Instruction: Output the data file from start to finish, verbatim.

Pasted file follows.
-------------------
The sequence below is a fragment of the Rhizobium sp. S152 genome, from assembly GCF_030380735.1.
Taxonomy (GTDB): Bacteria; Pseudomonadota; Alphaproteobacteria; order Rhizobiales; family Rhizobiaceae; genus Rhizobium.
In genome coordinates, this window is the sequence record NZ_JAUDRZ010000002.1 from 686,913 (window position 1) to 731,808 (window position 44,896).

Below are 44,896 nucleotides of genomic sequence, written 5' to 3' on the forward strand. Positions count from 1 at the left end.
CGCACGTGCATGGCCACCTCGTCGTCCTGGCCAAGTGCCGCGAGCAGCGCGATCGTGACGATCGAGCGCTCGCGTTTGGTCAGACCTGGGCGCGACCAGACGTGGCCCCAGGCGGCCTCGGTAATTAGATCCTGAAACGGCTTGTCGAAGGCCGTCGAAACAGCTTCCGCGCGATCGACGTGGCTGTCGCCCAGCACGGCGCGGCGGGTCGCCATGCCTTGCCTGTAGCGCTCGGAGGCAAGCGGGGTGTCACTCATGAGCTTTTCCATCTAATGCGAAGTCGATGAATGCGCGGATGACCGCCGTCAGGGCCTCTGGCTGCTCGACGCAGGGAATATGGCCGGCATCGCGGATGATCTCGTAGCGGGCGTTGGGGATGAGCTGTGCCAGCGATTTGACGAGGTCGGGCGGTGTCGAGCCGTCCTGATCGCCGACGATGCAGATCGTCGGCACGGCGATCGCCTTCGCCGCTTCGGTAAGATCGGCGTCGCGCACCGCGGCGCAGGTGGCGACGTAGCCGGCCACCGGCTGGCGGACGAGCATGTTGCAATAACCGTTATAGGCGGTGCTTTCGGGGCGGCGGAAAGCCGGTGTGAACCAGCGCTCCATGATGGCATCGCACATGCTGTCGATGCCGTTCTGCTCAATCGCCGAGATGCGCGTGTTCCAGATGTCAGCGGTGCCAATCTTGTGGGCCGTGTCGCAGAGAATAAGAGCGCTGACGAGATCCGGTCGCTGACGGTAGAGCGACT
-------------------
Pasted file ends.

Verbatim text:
The sequence below is a fragment of the Rhizobium sp. S152 genome, from assembly GCF_030380735.1.
Taxonomy (GTDB): Bacteria; Pseudomonadota; Alphaproteobacteria; order Rhizobiales; family Rhizobiaceae; genus Rhizobium.
In genome coordinates, this window is the sequence record NZ_JAUDRZ010000002.1 from 686,913 (window position 1) to 731,808 (window position 44,896).

Below are 44,896 nucleotides of genomic sequence, written 5' to 3' on the forward strand. Positions count from 1 at the left end.
CGCACGTGCATGGCCACCTCGTCGTCCTGGCCAAGTGCCGCGAGCAGCGCGATCGTGACGATCGAGCGCTCGCGTTTGGTCAGACCTGGGCGCGACCAGACGTGGCCCCAGGCGGCCTCGGTAATTAGATCCTGAAACGGCTTGTCGAAGGCCGTCGAAACAGCTTCCGCGCGATCGACGTGGCTGTCGCCCAGCACGGCGCGGCGGGTCGCCATGCCTTGCCTGTAGCGCTCGGAGGCAAGCGGGGTGTCACTCATGAGCTTTTCCATCTAATGCGAAGTCGATGAATGCGCGGATGACCGCCGTCAGGGCCTCTGGCTGCTCGACGCAGGGAATATGGCCGGCATCGCGGATGATCTCGTAGCGGGCGTTGGGGATGAGCTGTGCCAGCGATTTGACGAGGTCGGGCGGTGTCGAGCCGTCCTGATCGCCGACGATGCAGATCGTCGGCACGGCGATCGCCTTCGCCGCTTCGGTAAGATCGGCGTCGCGCACCGCGGCGCAGGTGGCGACGTAGCCGGCCACCGGCTGGCGGACGAGCATGTTGCAATAACCGTTATAGGCGGTGCTTTCGGGGCGGCGGAAAGCCGGTGTGAACCAGCGCTCCATGATGGCATCGCACATGCTGTCGATGCCGTTCTGCTCAATCGCCGAGATGCGCGTGTTCCAGATGTCAGCGGTGCCAATCTTGTGGGCCGTGTCGCAGAGAATAAGAGCGCTGACGAGATCCGGTCGCTGACGGTAGAGCGACT